http://www.supertopo.com/climbing/thread.php?topic_id=778437&msg=978220#msg978220.
Returning several months later with Madsen, I chose to lead the pitches I hadn't led previously, and he ended up with the pitch. It is now rated 10d. There were no 11's in that Valley at that time. Jim took off from the belay and was quickly out of sight. He paused just long enough at the crux to call down and say, "I don't know if I can do this pitch", then went right up it.
Roger Breedlove

climber
Cleveland Heights, Ohio
Jan 14, 2010 - 09:23pm PT
That is a very telling and cool story about Madsen, Dick. In hanging around Jim and Kim and Loyd a few years later, his free climbing skills never came up.
Dick Erb

climber
June Lake, CA
Topic Author's Reply - Jan 14, 2010 - 09:33pm PT
Jim could be a mellow guy but he did have a temper. There is a story I remember, but I can't remember who told it to me. It may have been Tom Hargis. He and Jim had done a route on Half Dome, and were descending. Jim decided to walk down the slabs without the cables. Some where a ways away from the cables he had to stop and work out a move. There were a couple of young guys hiking the dome that saw him out there not moving, and started gooning him. Stuff like, "Hey show off, your not as brave as you thought. gettin' scared eh." This got Jim's dander up, and he told them he was going to rip them limb from limb, or something like that, and started traversing back toward the cables. The guys took off and Jim went after them, chasing them for miles with a big pack of gear on his back before he finally cooled off enough to let them go.
Dick Erb

climber
June Lake, CA
Topic Author's Reply - Jan 14, 2010 - 10:40pm PT
Eric and I arose in the predawn darkness of Camp 4 to get an early start on some climb. Eric had one of the few cars among the climbers there and we were going to give a ride to Schmitz and Madsen. Jim was up but Kim was still in the sack. Madsen declares, "Time to get up". Kim groans, "It's still night". Madsen, "The birds are singing". Schmitz, "They've been singing all night". Enough, Madsen grabs a picnic table and hurls it into the air. Stuff is flying all over the place. Kim rolls over and says,"If that's the way you feel then I'll get up". So Eric and I hang out for awhile while they get their act together, until Jim comes over and tells us that they can't go now. He is going to have to stay and deal with the folks whose stuff he broke like that record player over there on the ground.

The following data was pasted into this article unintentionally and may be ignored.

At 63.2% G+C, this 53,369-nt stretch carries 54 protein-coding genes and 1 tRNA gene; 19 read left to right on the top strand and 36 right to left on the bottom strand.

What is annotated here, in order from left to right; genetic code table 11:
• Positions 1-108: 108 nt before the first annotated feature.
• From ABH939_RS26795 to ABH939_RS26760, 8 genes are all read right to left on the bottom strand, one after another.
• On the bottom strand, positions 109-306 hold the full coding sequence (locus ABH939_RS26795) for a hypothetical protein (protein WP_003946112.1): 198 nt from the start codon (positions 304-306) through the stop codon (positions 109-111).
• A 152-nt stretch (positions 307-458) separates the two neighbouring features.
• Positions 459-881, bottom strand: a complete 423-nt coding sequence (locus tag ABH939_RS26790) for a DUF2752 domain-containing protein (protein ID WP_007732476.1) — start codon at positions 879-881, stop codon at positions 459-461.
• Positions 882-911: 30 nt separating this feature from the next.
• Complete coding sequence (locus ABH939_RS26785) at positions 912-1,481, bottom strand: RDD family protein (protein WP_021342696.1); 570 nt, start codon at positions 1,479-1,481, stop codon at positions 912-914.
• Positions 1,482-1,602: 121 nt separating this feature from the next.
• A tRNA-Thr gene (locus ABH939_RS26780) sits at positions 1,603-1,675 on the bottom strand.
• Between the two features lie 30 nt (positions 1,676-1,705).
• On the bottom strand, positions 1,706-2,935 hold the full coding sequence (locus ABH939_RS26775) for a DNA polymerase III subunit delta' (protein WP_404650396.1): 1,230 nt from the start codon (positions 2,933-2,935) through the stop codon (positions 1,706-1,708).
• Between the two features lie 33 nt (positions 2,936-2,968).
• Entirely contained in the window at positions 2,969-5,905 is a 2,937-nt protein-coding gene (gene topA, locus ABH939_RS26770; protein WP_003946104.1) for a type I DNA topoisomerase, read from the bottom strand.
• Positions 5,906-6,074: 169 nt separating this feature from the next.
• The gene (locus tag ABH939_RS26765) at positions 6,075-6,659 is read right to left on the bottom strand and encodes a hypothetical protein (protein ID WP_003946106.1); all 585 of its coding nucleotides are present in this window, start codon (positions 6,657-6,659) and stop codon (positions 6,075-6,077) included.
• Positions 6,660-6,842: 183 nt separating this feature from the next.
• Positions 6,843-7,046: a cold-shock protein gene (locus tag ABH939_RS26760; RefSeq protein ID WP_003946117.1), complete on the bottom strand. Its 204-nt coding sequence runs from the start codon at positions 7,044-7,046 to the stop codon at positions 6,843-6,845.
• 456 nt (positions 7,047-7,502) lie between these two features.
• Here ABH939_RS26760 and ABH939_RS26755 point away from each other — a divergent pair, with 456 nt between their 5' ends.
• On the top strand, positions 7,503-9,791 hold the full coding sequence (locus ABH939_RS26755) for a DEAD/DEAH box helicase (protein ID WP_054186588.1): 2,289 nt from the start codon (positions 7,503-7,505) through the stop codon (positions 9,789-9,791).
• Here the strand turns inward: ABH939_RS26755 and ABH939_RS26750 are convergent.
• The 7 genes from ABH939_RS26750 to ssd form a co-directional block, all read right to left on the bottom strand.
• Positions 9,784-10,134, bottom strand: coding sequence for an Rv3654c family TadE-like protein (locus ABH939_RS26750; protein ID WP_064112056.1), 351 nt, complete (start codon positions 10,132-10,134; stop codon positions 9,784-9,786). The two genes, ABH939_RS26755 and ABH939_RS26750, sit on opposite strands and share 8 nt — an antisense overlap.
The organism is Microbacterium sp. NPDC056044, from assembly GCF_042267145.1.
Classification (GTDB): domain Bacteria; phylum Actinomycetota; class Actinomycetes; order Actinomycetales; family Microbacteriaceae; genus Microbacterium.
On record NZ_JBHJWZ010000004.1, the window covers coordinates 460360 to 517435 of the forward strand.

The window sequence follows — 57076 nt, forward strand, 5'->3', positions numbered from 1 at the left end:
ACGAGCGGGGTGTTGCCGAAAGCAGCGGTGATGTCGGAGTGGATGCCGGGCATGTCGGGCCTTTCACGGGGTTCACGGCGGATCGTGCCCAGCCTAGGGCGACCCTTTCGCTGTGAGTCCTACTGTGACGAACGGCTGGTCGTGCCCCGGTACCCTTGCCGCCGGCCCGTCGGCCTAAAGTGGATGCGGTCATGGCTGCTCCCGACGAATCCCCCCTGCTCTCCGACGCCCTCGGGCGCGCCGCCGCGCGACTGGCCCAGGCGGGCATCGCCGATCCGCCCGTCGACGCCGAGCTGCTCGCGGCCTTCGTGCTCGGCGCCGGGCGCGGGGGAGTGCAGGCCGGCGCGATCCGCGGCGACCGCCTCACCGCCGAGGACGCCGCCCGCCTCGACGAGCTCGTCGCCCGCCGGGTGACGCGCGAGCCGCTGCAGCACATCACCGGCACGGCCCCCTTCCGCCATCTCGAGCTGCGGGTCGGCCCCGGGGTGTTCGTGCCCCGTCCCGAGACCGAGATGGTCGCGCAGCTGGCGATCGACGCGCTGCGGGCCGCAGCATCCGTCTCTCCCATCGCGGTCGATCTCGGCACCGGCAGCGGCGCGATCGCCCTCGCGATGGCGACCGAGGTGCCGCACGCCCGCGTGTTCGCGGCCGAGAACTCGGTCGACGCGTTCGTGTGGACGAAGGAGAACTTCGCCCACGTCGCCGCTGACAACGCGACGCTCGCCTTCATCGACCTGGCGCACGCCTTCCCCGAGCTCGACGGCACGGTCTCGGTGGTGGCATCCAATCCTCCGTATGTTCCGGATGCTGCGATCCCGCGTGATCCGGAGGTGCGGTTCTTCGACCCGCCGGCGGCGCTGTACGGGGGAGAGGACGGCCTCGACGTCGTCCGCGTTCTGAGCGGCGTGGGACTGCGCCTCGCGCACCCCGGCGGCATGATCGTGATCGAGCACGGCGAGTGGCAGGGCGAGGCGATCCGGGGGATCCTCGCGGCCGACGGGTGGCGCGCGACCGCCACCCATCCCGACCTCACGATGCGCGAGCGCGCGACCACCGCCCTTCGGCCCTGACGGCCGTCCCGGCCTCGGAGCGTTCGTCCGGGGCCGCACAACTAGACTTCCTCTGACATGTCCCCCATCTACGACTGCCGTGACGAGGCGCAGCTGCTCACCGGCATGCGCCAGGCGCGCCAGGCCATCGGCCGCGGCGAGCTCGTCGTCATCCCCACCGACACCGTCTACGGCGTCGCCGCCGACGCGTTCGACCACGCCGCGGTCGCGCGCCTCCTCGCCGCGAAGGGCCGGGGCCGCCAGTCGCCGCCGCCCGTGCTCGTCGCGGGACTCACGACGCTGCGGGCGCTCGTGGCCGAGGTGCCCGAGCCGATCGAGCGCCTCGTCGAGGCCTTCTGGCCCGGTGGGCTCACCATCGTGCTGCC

MH2

climber
Jan 14, 2010 - 11:07pm PT
He paused just long enough at the crux to call down and say, "I don't know if I can do this pitch", then went right up it.


That's the spirit.
guido

Trad climber
Santa Cruz/New Zealand/South Pacific
Jan 14, 2010 - 11:24pm PT
Dick

Just read the write-up on Eric dislocating his shoulder on Watkins in 67. On a free ascent with Eric of the Regular Route on Phantom Pinnacle around 1961, we got into a similar episode with "the" shoulder. I think he was leading the first 5.9 pitch when it popped out of place. I not sure if it was his first dislocation but it was my first experience and I recall how difficult it was physically and and how painful it was for Beck to reposition the shoulder.

Admirably, he was able to climb the rest of the route and handle that strange set-up getting into rappel from that exposed position near the small tree at the top. Hardy soul!
Steve Grossman

Trad climber
Seattle, WA
Jan 15, 2010 - 09:28am PT